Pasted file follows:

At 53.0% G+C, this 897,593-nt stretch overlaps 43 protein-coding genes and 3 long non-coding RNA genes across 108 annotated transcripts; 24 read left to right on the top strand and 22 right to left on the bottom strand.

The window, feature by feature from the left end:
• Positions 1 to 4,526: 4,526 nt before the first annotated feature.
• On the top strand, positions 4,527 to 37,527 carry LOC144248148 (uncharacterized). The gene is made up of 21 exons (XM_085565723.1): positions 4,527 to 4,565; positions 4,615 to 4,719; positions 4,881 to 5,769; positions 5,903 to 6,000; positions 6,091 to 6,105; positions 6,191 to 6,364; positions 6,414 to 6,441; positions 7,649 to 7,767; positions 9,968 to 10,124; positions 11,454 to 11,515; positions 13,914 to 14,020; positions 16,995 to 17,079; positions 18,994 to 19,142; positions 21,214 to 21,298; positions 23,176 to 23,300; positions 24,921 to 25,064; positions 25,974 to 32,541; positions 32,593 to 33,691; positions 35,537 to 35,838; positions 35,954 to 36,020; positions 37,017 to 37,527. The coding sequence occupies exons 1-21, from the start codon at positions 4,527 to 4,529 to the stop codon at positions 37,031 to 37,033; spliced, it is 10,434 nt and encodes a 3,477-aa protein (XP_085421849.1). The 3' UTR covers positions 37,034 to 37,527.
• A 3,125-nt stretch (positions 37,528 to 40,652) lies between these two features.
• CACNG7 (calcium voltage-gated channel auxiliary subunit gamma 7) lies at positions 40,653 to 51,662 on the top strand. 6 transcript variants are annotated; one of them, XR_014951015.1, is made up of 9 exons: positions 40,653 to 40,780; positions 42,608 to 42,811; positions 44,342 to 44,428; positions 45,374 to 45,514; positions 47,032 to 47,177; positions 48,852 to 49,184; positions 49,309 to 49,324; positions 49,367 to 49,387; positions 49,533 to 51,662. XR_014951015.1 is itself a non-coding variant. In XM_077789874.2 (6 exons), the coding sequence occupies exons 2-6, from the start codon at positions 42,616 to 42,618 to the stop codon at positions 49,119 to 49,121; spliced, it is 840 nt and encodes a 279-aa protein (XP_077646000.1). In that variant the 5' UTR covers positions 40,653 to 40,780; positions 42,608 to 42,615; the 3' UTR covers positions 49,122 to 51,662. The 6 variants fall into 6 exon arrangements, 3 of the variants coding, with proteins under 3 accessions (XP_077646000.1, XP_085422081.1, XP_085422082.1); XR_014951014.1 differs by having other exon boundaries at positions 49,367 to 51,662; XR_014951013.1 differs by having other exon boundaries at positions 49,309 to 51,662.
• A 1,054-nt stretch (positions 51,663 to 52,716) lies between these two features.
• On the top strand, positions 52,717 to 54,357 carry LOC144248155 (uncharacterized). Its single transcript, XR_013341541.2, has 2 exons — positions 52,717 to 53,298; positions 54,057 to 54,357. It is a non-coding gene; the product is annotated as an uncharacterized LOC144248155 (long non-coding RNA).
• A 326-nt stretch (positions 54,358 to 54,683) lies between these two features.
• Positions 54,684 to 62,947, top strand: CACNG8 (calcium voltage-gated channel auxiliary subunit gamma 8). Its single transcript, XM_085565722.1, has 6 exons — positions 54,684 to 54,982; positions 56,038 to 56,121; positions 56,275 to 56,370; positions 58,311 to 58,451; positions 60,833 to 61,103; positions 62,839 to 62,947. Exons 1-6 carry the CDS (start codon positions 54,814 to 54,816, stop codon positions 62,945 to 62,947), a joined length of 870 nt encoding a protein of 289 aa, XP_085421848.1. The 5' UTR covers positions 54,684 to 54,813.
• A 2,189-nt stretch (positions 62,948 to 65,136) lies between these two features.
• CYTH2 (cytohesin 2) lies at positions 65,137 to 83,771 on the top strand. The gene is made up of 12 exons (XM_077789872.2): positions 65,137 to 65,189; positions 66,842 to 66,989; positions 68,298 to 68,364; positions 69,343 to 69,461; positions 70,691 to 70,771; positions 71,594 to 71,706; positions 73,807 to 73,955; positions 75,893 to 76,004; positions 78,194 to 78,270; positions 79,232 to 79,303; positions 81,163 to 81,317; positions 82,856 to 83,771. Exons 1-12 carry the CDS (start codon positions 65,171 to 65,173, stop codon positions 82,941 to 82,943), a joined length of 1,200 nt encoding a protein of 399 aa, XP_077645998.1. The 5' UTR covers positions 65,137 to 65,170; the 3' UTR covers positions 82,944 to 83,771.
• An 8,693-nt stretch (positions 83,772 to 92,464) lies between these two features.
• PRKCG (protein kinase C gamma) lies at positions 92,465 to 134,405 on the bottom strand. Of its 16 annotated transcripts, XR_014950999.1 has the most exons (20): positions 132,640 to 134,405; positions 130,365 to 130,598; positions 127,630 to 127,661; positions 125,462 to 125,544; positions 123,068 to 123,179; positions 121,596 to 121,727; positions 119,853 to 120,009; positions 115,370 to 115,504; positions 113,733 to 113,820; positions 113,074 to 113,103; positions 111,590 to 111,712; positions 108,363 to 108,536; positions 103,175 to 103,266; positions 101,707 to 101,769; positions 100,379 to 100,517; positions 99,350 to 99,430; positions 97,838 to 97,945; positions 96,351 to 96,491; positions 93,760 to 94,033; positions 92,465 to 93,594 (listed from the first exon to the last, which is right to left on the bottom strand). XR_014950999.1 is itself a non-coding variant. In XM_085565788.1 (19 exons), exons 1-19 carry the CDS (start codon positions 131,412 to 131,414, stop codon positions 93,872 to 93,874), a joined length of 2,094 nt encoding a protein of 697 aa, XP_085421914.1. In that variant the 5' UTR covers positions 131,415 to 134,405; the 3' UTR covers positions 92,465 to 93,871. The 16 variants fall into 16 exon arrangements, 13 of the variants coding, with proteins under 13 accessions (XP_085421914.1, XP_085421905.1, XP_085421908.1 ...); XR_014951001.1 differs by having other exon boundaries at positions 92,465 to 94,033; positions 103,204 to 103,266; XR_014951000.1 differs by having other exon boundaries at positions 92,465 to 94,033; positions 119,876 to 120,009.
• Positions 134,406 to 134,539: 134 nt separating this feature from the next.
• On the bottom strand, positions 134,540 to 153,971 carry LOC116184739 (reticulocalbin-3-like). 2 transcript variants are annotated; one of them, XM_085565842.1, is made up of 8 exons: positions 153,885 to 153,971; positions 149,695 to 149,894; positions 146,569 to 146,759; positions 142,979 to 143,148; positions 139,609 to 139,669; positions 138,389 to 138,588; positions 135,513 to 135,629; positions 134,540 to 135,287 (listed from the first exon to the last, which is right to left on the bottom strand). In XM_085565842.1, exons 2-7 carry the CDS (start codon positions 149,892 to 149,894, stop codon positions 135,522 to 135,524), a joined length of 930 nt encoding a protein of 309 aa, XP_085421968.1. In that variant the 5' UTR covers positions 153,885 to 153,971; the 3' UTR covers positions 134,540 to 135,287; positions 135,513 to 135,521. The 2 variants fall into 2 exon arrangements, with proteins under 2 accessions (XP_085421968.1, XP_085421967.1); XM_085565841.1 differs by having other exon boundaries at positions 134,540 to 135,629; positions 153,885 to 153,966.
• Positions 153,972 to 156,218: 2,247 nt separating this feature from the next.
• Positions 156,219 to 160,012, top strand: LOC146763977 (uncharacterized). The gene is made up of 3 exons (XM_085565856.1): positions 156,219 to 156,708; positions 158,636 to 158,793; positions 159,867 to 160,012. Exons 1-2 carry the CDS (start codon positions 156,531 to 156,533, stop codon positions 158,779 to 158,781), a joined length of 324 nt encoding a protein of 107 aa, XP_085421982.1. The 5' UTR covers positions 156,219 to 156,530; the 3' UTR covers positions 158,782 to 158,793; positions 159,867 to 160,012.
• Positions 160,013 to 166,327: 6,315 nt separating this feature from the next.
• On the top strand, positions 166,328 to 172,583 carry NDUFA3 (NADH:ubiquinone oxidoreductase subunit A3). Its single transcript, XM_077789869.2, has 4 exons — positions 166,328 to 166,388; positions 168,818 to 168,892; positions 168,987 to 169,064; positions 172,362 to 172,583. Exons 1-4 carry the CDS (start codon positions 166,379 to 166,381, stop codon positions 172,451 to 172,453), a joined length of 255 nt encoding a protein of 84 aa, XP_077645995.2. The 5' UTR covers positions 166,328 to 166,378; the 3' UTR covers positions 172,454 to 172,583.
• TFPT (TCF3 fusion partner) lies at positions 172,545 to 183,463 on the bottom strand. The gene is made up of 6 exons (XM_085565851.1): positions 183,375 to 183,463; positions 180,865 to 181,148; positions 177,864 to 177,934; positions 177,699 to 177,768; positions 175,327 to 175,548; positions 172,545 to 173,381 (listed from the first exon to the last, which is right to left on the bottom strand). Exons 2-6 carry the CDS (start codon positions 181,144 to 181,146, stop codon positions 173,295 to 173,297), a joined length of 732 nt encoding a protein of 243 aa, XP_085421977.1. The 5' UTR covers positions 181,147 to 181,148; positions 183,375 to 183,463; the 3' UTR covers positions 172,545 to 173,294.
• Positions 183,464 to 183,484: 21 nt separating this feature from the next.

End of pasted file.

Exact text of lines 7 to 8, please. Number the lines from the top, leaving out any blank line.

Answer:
• A 1,054-nt stretch (positions 51,663 to 52,716) lies between these two features.
• On the top strand, positions 52,717 to 54,357 carry LOC144248155 (uncharacterized). Its single transcript, XR_013341541.2, has 2 exons — positions 52,717 to 53,298; positions 54,057 to 54,357. It is a non-coding gene; the product is annotated as an uncharacterized LOC144248155 (long non-coding RNA).